water treatment

  • Green hydrocarbon pilot Photo by WilliamSiljeboBio4Energy researchers built a pilot unit to demonstrate a new technology for making 'green' hydrocarbons that has the capacity to deliver 250 litres of biofuel per day. Photo by William Siljebo, Bio4Energy© 2018.Bio4Energy researchers and partners have placed on the market a new technology for making ”green” hydrocarbons—bio-based equivalents of fossil petrol, diesel and jet fuel—and which process can be operated within the space of a standard shipping container, by non-experts having received basic use instructions.

    Despite its novelty—the World Intellectual Property Organisation granted the required patents in summer 2017—the technology based on catalysis and thermal conversion of biomass has attracted the attention of the German exchange in Stuttgart and been acknowledged at an event last month in Stockholm, designed to showcase business development in northern Sweden.

    “This is a disruptive technology. It does not have to be constructed on the scale of a [commercial] biorefinery. This application could be operated on behalf of a petrol station or a village”, according to lead researcher This email address is being protected from spambots. You need JavaScript enabled to view it., professor at Umeå University.

    “Because the process also renders liquefied petroleum gas, which can be used in gas-to-power engines, it may be used to produce electricity. According to a rough estimate, one [container-size process] could supply 100 households in India with electrical power”, said Mikkola, who is a leading figure on the platform Bio4Energy Chemical Catalysis and Separation Technologies.

    Currently, the technology takes the form of a process unit that can make 250 litres of biofuel per day. Depending on the raw material and the process parameters chosen, the technology will produce renewable hydrocarbons with the same chemical structure as its petrochemical counterparts, from bio-based alcohols such as ethanol, butanol or isobutene made from forestry residues or other types of biomass. A further product of the process is purified water.

    As such, the invention could be shipped almost anywhere in the world.

    However, the partners—united in the Skellefteå-based company Eco-Oil—are planning for the construction of a first commercial-scale production plant. Or, in fact, two: One for petrol and one for diesel, both classified as being 100 per cent biofuels.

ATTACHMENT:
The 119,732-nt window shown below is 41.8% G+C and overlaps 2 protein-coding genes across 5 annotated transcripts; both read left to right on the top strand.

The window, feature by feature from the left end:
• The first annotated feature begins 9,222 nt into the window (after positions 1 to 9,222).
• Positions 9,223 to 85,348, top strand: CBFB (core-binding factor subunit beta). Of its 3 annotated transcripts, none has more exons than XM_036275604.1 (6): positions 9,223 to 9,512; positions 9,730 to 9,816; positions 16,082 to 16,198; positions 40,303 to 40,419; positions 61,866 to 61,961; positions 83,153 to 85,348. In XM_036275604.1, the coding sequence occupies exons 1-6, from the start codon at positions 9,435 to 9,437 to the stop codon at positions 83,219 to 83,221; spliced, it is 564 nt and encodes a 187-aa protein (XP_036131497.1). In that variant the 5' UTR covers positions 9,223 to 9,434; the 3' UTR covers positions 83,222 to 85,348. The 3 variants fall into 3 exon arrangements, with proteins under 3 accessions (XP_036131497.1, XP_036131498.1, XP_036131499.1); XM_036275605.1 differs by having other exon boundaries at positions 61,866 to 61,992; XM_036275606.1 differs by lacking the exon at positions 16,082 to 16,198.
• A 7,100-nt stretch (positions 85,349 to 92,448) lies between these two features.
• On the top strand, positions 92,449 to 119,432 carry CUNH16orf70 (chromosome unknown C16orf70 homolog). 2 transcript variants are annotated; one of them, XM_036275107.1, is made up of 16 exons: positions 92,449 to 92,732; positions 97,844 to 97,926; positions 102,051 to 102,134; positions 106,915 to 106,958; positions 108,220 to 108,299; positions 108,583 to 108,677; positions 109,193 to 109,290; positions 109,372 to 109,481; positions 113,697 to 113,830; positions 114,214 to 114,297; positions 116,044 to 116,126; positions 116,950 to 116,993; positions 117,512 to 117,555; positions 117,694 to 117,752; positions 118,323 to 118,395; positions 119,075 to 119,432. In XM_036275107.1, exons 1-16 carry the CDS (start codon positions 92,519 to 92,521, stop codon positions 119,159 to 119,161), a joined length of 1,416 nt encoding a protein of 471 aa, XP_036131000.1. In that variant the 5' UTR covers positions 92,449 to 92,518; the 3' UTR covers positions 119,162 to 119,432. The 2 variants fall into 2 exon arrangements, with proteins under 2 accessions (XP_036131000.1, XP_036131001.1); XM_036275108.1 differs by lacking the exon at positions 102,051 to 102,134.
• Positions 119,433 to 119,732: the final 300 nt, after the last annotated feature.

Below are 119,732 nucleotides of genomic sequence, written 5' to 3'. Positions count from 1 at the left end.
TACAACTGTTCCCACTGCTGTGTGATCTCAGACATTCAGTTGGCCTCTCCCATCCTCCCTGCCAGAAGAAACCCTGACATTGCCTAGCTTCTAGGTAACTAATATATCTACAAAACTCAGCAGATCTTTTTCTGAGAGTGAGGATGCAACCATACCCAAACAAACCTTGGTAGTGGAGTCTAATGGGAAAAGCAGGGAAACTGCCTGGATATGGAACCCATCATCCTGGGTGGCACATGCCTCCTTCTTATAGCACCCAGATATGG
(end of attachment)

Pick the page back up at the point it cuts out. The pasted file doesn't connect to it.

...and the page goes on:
• KO B4E 2 Kick off Photo by Anna StromBio4Energy expert on bio-based applications created using nanotechnology, Kristiina Oksman, has won this year's Nordea Science Prize. Photo by Anna Strom©.The Nordea Science Prize 2016 has been awarded Bio4Energy researcher This email address is being protected from spambots. You need JavaScript enabled to view it., professor at the Luleå University of Technology(LTU). She received it during a prize ceremony held last weekend at Luleå in northern Sweden. It is the Swedish bank Nordea, in cooperation with the LTU vice-chancellor and deans, who decide on and hand out the prize each year to a scientist who has made "outstanding contributions to the promotion of scientific research and development" and who has been "a good representative [of] the university", according to a press release from the LTU.

    "When they first called me [to announce the prize] I couldn't believe it was true. This is such a great encouragement. I am very happy", said Oksman whose research group creates nanocellulose applications and bio-based composites materials using nanotechnology. Oksman was a platform leader in Bio4Energy between the years 2010 and 2015. Currently she and her group are members of the research and development platform Bio4Energy Biopolymers and Biochemical Conversion Technologies.

  • gallery thumbnailsBio4Energy researchers won funds for water treatment projects. Photo by courtesy of FDP.Bio4Energy researchers have won funds for carrying out scientific studies on reducing soot formation in biomass gasification for making biofuels, as well as two projects on water purification in developing countries. The prestigious Swedish Research Council(VR) announced a number of decisions on research funding this week, with the grants to Bio4Energy's researchers corresponding to the 'Natural and Engineering Sciences' and 'Development Research' categories. Bio4Energy PIs This email address is being protected from spambots. You need JavaScript enabled to view it., This email address is being protected from spambots. You need JavaScript enabled to view it. and This email address is being protected from spambots. You need JavaScript enabled to view it. were the three happy recipients.

    "It's very good. I would like to develop better [biomass] gasification technology", said Umeki who is an associate professor at the Luleå University of Technology (LTU) in northern Sweden, who received funding for the project Chemical Interaction of Closely Located Reactive Particles in Gas Flow.

    "We are going to develop tools to optimise gasifiers in industrial scale conditions and a new model that will assimilate [or mimic] the gasification process" more adequately than current models, he explained.